Jazz on a Summer's Day: Newport Jazz Festival

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Tuesday August 07, 2018

From Ottawa Citizen

Jazz on a summer’s day at the 2018 Newport Jazz Festival
By: Peter Hum

[…] I left Chinen’s talk early to make sure that I got a good seat for alto saxophonist Mahanthappa’s Indo-Pak Coalition, a trio completed by guitarist Rez Abbasi and drummer-tabla player Dan Weiss. In fact, I’d seen these three musicians play together before, but joined by Toronto electric bass powerhouse Rich Brown, at the 2014 TD Ottawa Jazz Festival. Without Brown, the trio nonetheless made singular, urgent music, evocatively coloured by Weiss’s tabla drums (which he doesn’t play in the quartet), Abbasi’s steely, frequently droning and sometime processed guitar, and Mahanthappa’s ripe alto saxophone and electronic samples. The trio drew from its most recent album Agrima, offering the hard-rocking tune Snap, the initially slow and sultry tune Showcase, and the album’s title track, a rousing, anthemic, multi-tempo song girded by a looping ostinati emanating from Mahanthappa’s laptop.

[…] The last set that I caught at Fort Adams was my favourite of the day, and when I tell you that the band consisted of tenor saxophonist Joshua Redman, cornet player Ron Miles, bassist Scott Colley and drummer Brian Blade, you will probably respond, ‘Well, that would have been my favourite too!’ Essentially an all-star quartet led by Redman, the group was dubbed Still Dreaming to make clear its debt to the band Old and New Dreams, the Ornette Coleman alumni band of the late 1970s and 1980s that included Redman’s late father and firebrand saxophonist, Dewey Redman, in its ranks. At Newport, the younger Redman’s group drew upon its recent release Still Dreaming and played free-bop par excellence, even if Joshua Redman is a more theoretically rigorous, if no less thrilling, saxophonist than his father was.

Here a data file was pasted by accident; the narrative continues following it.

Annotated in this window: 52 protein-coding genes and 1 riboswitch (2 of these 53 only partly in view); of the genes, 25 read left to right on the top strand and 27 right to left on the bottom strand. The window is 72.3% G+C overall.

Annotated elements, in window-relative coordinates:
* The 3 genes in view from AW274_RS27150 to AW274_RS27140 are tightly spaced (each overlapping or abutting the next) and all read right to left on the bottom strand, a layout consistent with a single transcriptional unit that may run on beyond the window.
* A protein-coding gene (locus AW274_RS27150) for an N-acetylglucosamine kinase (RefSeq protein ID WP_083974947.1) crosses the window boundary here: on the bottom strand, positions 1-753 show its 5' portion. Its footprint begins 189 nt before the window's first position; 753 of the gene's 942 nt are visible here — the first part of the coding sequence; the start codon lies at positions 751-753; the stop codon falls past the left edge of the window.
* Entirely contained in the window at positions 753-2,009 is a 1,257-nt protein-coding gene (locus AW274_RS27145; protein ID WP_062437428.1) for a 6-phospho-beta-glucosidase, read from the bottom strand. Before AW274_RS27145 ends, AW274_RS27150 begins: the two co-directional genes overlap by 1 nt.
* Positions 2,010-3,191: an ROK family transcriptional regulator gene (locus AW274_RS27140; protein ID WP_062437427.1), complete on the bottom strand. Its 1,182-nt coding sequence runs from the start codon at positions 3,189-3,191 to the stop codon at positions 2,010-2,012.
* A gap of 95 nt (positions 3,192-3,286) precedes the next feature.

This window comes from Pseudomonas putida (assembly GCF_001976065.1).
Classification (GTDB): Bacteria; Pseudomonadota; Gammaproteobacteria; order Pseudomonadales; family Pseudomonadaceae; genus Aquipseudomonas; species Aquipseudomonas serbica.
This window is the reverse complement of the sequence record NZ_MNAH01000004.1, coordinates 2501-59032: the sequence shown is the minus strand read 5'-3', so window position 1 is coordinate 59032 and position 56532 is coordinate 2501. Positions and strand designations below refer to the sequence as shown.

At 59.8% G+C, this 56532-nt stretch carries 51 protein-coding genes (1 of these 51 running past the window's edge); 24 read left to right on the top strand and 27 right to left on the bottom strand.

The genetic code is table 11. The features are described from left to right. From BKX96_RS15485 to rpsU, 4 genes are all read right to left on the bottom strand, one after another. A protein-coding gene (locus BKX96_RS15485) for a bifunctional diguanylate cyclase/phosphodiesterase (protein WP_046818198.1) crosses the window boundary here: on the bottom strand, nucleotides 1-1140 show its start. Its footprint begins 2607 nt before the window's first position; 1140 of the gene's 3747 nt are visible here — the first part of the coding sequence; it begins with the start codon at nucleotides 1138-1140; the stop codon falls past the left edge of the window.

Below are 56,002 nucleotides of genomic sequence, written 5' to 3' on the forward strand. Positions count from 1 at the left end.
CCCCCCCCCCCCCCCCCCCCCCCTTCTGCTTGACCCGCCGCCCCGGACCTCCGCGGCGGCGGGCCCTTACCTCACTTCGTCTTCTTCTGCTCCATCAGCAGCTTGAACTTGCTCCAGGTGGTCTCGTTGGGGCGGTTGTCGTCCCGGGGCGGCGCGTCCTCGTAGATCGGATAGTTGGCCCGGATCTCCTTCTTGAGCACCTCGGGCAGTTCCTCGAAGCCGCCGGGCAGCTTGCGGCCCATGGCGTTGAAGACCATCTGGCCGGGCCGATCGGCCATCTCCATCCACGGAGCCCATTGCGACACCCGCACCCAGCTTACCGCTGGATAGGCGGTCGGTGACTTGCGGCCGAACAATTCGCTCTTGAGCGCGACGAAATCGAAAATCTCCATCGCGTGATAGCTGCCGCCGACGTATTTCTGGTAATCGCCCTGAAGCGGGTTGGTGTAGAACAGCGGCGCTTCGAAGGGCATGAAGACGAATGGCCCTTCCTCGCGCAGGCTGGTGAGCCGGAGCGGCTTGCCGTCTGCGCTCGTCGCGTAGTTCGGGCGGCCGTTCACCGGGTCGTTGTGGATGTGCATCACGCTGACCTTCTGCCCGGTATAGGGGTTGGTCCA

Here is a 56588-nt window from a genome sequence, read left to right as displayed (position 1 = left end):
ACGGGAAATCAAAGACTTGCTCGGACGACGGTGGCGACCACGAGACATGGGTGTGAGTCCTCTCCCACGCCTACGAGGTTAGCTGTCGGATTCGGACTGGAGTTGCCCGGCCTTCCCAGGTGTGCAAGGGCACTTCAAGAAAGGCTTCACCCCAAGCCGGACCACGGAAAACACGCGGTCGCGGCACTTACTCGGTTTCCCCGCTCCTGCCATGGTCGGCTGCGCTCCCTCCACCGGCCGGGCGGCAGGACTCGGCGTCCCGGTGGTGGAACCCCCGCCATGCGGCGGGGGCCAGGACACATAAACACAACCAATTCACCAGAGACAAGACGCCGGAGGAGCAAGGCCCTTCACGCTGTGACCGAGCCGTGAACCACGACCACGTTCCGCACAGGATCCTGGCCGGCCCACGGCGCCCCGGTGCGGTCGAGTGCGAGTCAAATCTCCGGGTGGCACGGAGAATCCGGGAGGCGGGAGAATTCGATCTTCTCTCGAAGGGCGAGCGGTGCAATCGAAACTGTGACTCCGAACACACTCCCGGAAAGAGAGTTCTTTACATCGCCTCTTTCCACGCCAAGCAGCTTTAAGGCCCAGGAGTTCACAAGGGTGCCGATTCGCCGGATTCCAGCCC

Joshua Redman’s composition “The Rest” was a melancholy and unfettered opener. Colley’s romping piece “New Year” allowed for extravagant soloing over the harmonic grid of rhythm changes. A run through “Guinea,” by Old and New Dreams hornman Don Cherry, was springy and filled with surprise, and the intensity of the audience’s listening was audible and practically palpable. Next came a very conversational exploration of Dewey Redman’s “Walls-Bridges.” That title prompted its composer’s son to become political when he said that these days, ‘we have a choice to build one or the other. Personally, I’ll opt for bridges.’ The crowd applauded. After the beautifully transparent, waltzing ballad Haze and Aspirations, the quartet closed with the call-to-arms tune “Unanimity.”

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